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M/V GOLDEN RAY: Deviating from an OPA 90 Non-Tank Vessel Response Plan

March 30, 2020


The M/V GOLDEN RAY capsized and grounded in St. Simons Sound on September 8, 2019 in an environmentally sensitive area. “It is the largest cargo shipwreck in U.S. coastal waters since Exxon Valdez.” The incident triggered the Oil Pollution Act of 1990 (“OPA 90”), 33 U.S.C. § 2701-2762, which was enacted in response to the Exxon Valdez oil spill.  At issue in the case of DONJON-SMIT, LLC v. ADMIRAL KARL L. SCHULTZ, CAPTAIN JOHN W. REED, COMMANDER MATTHEW J. BAER, & COMMANDER NORM C. WITT, in their individual capacity, & in their official capacity as Officers of the UNITED STATES COAST GUARD, Case No. 20 Civ. 011, 2020 WL 1488561 (S.D. Ga. Mar. 24, 2020) was whether the United States Coast Guard erred when it approved the M/V GOLDEN RAY owner’s deviation from certain sections of OPA 90 requiring “owners to pre-contract with prevention and clean-up providers so that discharge responders react quickly and without the need for contract negotiations during an actual emergency.” 33 U.S.C. § 1321(j)(5)(D). This is the first published court decision concerning a deviation from a vessel response plan for a salvage contract.

OPA 90 is intended to provide efficient response and cleanup of oil spills or the substantial threat of oil spills. Among its many provisions, OPA 90 requires “each owner of a non-tank vessel carrying oil to have a Non-Tank Vessel Response Plan” or “NTVRP”, which identifies a “salvage and marine firefighting” or “SMFF” resource provider who is pre-contracted to provide response services. Once an OPA 90 incident has occurred, an owner cannot deviate from those plans unless authorized by the President of the United States or the United States Coast Guard’s Federal On-Scene Coordinator (“FOSC”), who directs cleanup and removal efforts. Deviation is generally authorized when it would lead to more efficient and effective cleanup and removal efforts.

The M/V GOLDEN RAY’s owner had a NTVRP which identified Donjon-SMIT, LLC’s (“DJ-S”) as its SMFF. DJ-S was on-scene within two hours of the incident and succeeded in rescuing the vessel’s crew including some crew members who were trapped within the vessel. DJ-S also succeeded in removing some environmentally hazardous materials, like fuel, from the vessel. DJ-S and the vessel’s owner then began to negotiate terms for the demolition and removal of the vessel. The vessel’s owner, however, rejected DJ-S’s preferred plan to demolish and remove the vessel, including its fuel tanks, in small sections. Apparently, DJ-S’s plan did not contemplate building an environmental protective barrier prior to the start of demolition and removal would have taken too long. Instead, the vessel’s owner engaged in negotiations for the demolition and removal of the vessel with third parties not identified in the NTVRP. T&T Salvage, LLC (“T&T”) submitted a plan to first build an environmental protective barrier and then to demolish and remove the vessel in large sections.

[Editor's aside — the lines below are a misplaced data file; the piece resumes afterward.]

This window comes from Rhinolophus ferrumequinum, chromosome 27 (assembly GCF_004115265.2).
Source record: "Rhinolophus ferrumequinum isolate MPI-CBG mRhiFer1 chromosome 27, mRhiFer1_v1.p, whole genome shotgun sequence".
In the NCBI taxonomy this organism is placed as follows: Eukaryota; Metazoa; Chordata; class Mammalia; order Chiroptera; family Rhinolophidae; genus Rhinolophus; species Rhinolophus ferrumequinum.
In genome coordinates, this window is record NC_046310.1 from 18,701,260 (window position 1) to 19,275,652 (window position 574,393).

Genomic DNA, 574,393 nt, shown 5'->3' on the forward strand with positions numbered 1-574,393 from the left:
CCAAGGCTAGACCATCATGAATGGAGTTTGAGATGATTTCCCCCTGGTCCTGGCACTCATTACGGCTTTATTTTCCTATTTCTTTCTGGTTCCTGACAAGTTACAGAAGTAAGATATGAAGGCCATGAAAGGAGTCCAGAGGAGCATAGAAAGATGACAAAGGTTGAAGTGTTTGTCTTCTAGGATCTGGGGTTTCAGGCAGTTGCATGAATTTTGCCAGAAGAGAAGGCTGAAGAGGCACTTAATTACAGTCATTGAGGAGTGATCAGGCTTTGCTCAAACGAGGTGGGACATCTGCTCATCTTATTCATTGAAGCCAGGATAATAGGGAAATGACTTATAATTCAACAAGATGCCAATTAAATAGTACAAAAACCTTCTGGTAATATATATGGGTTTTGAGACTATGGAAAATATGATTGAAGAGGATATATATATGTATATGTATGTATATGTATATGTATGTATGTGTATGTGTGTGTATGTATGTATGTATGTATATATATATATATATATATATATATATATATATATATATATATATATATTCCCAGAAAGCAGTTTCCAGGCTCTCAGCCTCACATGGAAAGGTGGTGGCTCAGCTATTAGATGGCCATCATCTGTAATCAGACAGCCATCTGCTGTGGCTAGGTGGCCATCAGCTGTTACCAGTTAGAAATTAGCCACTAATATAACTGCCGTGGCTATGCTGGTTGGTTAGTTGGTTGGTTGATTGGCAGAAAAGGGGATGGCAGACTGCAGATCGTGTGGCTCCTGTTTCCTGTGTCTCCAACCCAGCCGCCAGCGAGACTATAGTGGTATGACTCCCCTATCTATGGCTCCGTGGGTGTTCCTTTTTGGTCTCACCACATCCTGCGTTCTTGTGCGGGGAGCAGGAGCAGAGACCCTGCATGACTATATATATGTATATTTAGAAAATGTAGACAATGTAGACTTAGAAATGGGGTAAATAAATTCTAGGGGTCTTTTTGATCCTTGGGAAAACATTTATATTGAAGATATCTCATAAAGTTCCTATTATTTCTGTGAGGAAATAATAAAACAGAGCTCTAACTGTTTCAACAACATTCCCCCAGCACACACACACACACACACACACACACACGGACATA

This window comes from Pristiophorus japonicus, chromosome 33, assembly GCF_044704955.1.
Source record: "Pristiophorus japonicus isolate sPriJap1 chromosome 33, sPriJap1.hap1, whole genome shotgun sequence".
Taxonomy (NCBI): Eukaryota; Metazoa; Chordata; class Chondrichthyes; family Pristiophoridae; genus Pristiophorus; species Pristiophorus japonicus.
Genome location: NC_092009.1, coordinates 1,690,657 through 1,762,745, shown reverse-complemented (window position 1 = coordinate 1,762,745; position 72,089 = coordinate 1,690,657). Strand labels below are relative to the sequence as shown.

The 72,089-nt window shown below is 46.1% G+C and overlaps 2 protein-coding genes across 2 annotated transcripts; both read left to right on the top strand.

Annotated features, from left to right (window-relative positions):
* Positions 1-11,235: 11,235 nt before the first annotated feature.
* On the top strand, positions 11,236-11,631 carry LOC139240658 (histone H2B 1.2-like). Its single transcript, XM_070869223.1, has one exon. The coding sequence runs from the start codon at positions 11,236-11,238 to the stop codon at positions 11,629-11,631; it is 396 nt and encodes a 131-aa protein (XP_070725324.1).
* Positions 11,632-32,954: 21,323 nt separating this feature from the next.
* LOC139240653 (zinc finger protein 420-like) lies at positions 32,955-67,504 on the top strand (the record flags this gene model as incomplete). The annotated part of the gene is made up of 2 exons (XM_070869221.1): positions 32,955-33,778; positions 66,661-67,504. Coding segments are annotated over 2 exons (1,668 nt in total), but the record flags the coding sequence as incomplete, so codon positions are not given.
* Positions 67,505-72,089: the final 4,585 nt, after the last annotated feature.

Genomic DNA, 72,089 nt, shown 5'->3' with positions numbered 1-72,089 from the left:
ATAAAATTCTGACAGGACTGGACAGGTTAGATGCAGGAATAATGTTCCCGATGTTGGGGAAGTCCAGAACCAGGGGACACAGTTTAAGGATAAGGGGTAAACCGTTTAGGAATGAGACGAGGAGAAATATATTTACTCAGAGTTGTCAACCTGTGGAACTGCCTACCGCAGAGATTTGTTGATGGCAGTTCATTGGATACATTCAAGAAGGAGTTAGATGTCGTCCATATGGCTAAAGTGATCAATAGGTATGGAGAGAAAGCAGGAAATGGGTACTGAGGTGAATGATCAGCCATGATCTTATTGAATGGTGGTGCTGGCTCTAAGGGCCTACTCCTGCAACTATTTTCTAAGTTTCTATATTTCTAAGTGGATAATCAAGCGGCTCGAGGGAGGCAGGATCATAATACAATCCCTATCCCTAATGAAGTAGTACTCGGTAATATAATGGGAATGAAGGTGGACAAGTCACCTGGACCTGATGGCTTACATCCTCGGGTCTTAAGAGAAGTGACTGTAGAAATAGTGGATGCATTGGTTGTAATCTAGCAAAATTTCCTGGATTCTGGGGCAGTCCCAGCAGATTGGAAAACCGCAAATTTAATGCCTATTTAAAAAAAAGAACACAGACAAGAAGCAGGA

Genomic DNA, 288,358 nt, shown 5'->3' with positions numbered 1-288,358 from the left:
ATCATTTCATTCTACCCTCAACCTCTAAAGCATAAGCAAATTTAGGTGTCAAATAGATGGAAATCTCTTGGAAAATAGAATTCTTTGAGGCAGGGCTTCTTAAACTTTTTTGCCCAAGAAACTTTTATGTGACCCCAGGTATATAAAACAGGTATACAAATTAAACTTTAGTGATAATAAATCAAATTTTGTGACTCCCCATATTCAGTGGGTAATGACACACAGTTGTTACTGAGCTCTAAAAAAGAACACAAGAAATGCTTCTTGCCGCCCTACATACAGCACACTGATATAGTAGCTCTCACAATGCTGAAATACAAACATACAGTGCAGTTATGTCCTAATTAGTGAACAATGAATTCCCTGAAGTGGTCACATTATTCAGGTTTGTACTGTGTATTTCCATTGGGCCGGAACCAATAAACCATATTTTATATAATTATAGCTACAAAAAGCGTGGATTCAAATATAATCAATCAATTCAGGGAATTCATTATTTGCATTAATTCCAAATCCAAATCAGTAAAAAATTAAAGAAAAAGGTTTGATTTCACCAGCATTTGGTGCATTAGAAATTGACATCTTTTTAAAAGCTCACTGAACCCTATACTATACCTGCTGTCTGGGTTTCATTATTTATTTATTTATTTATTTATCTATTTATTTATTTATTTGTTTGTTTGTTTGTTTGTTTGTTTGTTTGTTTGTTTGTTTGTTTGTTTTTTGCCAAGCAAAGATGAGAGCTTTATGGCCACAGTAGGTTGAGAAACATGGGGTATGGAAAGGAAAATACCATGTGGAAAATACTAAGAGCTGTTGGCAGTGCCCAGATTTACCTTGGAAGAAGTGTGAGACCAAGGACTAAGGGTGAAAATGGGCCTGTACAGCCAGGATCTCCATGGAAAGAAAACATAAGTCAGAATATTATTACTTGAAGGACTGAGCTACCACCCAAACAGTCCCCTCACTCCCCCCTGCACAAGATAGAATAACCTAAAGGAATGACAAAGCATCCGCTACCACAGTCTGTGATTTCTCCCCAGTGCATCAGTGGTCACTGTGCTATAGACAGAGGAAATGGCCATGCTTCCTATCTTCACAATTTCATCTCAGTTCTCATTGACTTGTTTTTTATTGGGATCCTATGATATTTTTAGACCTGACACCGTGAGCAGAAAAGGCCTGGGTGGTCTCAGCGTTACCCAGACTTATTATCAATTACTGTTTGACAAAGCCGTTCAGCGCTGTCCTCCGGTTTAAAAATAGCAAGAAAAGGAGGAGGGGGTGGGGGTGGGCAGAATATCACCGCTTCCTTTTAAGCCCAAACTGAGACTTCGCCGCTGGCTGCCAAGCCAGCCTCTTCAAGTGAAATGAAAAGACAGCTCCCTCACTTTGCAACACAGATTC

The FOSC, in a series of administrative orders, instructed the M/V GOLDEN RAY’s owner to explain why it rejected DJ-S’s plan to demolish and remove the vessel and to request authorization to deviate from its NTVRP if it intended to use a third-party contractor. In response, the vessel’s owner explained that T&T’s plan to first build an environmental protective barrier and then to demolish and remove the vessel in large sections would lead to more efficient and effective cleanup and removal efforts. The FOSC agreed and approved the owner’s request to deviate from its NTVRP.

DJ-S filed a motion seeking a declaratory judgment enjoining the FOSC’s approval of T&T. The court held a hearing and reviewed evidence including witness testimony. It first questioned whether it had jurisdiction to review some of DJ-S’s claims like that for writ of mandamus because the FOSC was not mandated to act and instead exercised its discretion. It then continued and considered DJ-S’s other claims, including its constitutional claims, by analyzing whether DJ-S was likely to succeed on the merits of its overall case, whether irreparable injury might occur absent an injunction, and whether an injunction would promote public interest. The court found that under present circumstances it could not determine whether DJ-S’s constitutional claim was likely to succeed.

DJ-S also asserted claims under the Administrative Procedure Act (“APA”), 5 U.S.C. §§ 701-706, arguing the FOSC’s authorization to deviate from the vessel’s NTVRP was arbitrary and capricious and the FOSC erred because T&T’s plan would not lead to more efficient and effective cleanup and removal efforts. When reviewing an agency’s determination, like the FOSC’s approval of T&T, a court “must ensure that the agency came to a rational conclusion”, but must not “substitute its own judgment.” Generally, a court defers to agency determination when that determination is supported by the administrative record. Here, the court found that the DJ-S would be irreparably harmed if the FOSC’s approval of T&T was affirmed. However, the court also found the FOSC’s approval of a deviation from the vessel’s NTVRP was justified by the incident’s exceptional circumstances and the public had an interest in avoiding any delay, like an injunction might cause, to cleanup and removal efforts. Accordingly, the court denied DJ-S’s preliminary motion or injunctive relief.